If you are on Vimeo, they curate good films for a channel they call Vimeo Staff Picks.  

The National Screen Institute ran an online festival a few years ago to spotlight short films. The NSI website shows the festival running from 2008 to 2020.  It’s not clear from the archive whether the platform will continue but the archive of films is still available online, including one that a team of us made in a 72-hour challenge in 2011 called Polar Bear Love. Check it out. It’s fun.

Other Local In-person Screenings

The Digi60 Filmmakers’ Festival primarily screens films that are responses to a catch released every year but they do have a Community screening block where they showcase content that is already produced.  It is free to submit your film for consideration.

DARC, the Digital Arts Resource Centre (formerly SAWVideo) has an annual screening called Resolution where they feature content created by their members. Submissions to this screening are also free.

In closing

Those are a few tips. It’s certainly not meant to be an exhaustive list. Nor is it meant to be a template that will work for all film projects, but should provide you some ideas.

One important thing to note. I would advise reading the requirements for festivals, broadcasters or platforms that you are specifically targeting because public or private in-person or online exhibition may disqualify you from submitting in the future.  This is not the case for all platforms, broadcasters or festivals but if you are targeting one specifically that has this condition, take that into account.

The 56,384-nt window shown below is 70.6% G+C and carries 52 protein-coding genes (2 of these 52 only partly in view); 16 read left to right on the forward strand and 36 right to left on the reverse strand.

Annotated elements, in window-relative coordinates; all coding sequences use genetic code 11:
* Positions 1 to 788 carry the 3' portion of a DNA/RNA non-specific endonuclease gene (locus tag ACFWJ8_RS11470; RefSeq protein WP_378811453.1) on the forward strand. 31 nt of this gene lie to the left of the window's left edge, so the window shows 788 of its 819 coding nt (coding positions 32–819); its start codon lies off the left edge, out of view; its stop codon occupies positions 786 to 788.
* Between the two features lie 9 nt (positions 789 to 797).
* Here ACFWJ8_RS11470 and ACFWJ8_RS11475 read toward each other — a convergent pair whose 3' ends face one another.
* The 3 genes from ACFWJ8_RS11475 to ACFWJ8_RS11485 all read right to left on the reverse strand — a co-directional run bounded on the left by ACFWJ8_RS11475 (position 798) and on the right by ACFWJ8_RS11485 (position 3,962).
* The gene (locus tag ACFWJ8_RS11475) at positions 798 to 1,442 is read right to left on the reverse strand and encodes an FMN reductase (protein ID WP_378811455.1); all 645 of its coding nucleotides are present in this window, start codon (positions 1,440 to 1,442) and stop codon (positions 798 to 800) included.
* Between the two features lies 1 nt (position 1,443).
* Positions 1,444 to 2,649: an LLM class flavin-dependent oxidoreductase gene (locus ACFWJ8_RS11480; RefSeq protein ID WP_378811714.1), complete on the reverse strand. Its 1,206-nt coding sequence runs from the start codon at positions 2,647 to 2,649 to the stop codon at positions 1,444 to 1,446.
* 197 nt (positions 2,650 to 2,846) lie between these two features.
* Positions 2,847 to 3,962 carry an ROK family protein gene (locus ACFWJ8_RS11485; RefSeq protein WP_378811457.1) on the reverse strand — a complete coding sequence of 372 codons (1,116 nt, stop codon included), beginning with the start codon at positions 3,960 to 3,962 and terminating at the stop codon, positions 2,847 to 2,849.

Also, when you are negotiating with broadcasters, be aware that there is a difference between an exclusive license and a non-exclusive license and that agreements are usually written to be effective over a specific period. For example, if a broadcaster offers you a non-exclusive license for a year, that means may limit your ability to have your film shown elsewhere for a year after you sign your agreement. If you are in doubt, you should consider reaching out to legal resources who specialize in entertainment. I highly recommend the local group Edwards Creative Law. If you approach things correctly, you may get some great free advice before you dive into the sometimes complicated world of entertainment contracts. They have a good reputation in town and have helped out a number of artists in our community.

Jith Paul

Web Designer, Editor, Film Reviewer

Jith Paul is an independent filmmaker based in Ottawa. While pursuing a career as a software engineer, he decided to take a detour to follow his passion for film and filmmaking, establishing Treepot Media in 2010.

He is a co-founder of the Ottawa Canadian Film Festival, and editor of the film613 blog.

When he is not busy fighting crime, he coordinates the efforts of an international team of software developers and service providers as the Team Lead for Digital Development at CPAC, the Cable Public Affairs Channel.